“The future will demand that people enhance their skill base,” explains McCrindle. “We’ll see a move away from low-skilled jobs, which will be outsourced or offshored. People skills, and adaptive, innovative and creative skills, will count for more and more.” Or, as Glaveski puts it: “Kids are always asked, ‘What do you want to be when you grow up?’ but perhaps we should ask them, ‘What do you want to create?’”
It’s not just the next generation that is readjusting to the new workplace rules. Many adults are adapting on the run, moving away from the nine-to-five to jobs that allow them to pursue that elusive unicorn, work/life balance.
“They go on about it enough — ‘We’ve got to innovate; we’ve got to look to the future.’ Enough lip service. Start really getting behind the change.”
Lisa Hodgkins, 38, was a fulltime education professional before she had her two children, now aged five and two. Today, she works as part of the “gig economy”, or share economy, trading her time, skills and possessions for income. She rents her garage and a storage cage for $450 per month via Spacer.com.au; her car through CarNextDoor.com.au, which earns her around $350 a month; and pet-sits via MadPaws.com.au, for an extra $400 per month.
“The flexibility is fantastic — I get to spend time with my kids and contribute to the family without being part of the rat race,” says Hodgkins, although she admits that the arrangement only works thanks to the reliability of her husband’s regular income.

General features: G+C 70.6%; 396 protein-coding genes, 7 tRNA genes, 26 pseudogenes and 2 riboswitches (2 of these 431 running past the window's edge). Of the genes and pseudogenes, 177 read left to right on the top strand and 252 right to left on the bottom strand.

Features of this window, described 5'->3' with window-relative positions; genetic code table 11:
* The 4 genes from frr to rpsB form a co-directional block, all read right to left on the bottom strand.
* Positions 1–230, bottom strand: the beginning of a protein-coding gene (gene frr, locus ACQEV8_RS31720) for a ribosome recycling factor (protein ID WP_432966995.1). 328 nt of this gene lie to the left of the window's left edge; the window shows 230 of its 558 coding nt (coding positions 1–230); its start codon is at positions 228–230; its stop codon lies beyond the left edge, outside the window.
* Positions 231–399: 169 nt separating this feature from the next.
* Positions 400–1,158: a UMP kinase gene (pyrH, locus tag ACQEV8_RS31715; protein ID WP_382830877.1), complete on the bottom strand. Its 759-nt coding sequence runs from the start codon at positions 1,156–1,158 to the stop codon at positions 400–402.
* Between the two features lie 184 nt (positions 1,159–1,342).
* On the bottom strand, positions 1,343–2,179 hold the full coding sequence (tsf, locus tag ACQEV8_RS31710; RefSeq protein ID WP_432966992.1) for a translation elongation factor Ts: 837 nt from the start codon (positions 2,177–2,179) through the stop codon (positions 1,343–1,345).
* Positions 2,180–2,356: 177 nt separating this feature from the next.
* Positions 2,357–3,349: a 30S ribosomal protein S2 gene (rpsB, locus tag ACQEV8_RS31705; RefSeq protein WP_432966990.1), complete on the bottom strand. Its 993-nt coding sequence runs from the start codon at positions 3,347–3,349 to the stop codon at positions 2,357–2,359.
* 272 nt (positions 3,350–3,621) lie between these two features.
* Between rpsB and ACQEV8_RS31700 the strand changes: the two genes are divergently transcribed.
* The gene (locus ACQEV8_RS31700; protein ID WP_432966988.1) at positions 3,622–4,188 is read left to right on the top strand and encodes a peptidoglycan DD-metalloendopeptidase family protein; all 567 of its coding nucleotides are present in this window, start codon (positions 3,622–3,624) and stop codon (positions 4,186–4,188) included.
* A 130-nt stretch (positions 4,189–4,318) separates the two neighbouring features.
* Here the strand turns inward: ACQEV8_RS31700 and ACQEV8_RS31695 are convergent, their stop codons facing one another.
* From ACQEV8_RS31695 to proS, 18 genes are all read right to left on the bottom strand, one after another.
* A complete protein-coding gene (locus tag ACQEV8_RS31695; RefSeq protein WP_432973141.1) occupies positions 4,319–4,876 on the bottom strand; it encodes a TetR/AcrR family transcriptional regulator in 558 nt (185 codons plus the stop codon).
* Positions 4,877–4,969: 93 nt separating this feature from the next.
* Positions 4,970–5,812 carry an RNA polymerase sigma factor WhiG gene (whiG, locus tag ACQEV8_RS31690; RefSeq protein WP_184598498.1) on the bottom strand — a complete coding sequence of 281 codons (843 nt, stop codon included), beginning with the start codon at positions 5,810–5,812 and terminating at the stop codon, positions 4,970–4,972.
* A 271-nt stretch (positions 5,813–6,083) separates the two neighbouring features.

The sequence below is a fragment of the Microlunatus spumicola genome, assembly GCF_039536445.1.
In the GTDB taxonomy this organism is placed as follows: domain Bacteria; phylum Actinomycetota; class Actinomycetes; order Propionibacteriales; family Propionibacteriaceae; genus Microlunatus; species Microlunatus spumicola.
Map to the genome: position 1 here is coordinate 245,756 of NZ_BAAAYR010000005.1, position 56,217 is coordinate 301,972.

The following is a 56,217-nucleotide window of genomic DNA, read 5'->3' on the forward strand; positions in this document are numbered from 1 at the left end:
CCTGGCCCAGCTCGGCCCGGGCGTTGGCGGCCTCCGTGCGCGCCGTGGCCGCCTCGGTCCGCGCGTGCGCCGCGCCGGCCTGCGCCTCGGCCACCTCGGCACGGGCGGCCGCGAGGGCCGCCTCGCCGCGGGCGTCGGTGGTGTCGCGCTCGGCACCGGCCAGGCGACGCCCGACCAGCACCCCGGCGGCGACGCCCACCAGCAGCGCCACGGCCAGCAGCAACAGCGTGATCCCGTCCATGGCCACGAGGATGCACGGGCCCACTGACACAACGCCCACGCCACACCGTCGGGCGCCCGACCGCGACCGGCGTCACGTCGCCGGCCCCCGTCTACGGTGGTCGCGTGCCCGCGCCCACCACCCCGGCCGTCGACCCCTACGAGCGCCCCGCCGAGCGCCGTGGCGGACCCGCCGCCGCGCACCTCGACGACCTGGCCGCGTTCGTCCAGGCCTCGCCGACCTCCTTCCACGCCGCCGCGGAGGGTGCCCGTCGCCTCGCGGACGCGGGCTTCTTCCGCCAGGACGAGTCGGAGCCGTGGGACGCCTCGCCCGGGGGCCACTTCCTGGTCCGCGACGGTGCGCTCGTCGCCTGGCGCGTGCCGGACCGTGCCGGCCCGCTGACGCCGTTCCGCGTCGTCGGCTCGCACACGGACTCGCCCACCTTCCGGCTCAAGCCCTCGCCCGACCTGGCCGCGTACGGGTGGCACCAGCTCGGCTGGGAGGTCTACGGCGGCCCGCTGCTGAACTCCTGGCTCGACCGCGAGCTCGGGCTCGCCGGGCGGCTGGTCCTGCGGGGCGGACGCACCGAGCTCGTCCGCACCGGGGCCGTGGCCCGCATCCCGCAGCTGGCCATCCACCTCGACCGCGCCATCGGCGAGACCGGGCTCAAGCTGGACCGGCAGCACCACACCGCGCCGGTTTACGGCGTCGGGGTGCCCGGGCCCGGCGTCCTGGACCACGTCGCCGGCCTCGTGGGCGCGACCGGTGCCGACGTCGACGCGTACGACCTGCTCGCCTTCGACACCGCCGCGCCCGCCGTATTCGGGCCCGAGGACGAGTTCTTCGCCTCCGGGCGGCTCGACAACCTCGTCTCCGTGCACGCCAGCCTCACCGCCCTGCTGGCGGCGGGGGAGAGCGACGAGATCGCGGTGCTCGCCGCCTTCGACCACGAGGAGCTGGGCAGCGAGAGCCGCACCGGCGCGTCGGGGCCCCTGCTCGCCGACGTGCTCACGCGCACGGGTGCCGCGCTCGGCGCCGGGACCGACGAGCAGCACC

And this may hint where the brave new economy is likely to hit hiccups. Flexibility and nimbleness sound exciting and liberating — until you need to make regular mortgage payments.
Hurling yourself bravely into a start-up might be doable when you’re young and have the financial support of your parents, but is it realistic for someone in their 50s, or someone from a lower socio-economic background who needs a liveable income straight out of school? And how much of it will be available to anyone without access to high-quality education, anyway?
“The old jobs are not coming back,” says journalist and social entrepreneur Federico Pistono. “The new jobs will be highly sophisticated, technically and creatively challenging jobs, and only a handful of them will be needed. The question is: what will the unskilled workers of today do? So far, nobody has been able to answer that question.”
Part of the answer needs to lie with government policy. Prime Minister Malcolm Turnbull has long been an advocate of upskilling our workforce to face the demands of a technology and ideas economy, and has committed $84 million to boost digital literacy and encourage students to study science, technology, engineering and maths (STEM) subjects. But there’s still a long way to go. Only 70 per cent of university graduates find fulltime employment within four months of graduation.
Glaveski hopes that quick-thinking, fast-acting government departments have the foresight to partner with organisations like his to train teachers about the true future needs of their students: “They go on about it enough — ‘We’ve got to innovate; we’ve got to look to the future.’ Enough lip service. Start really getting behind the change.”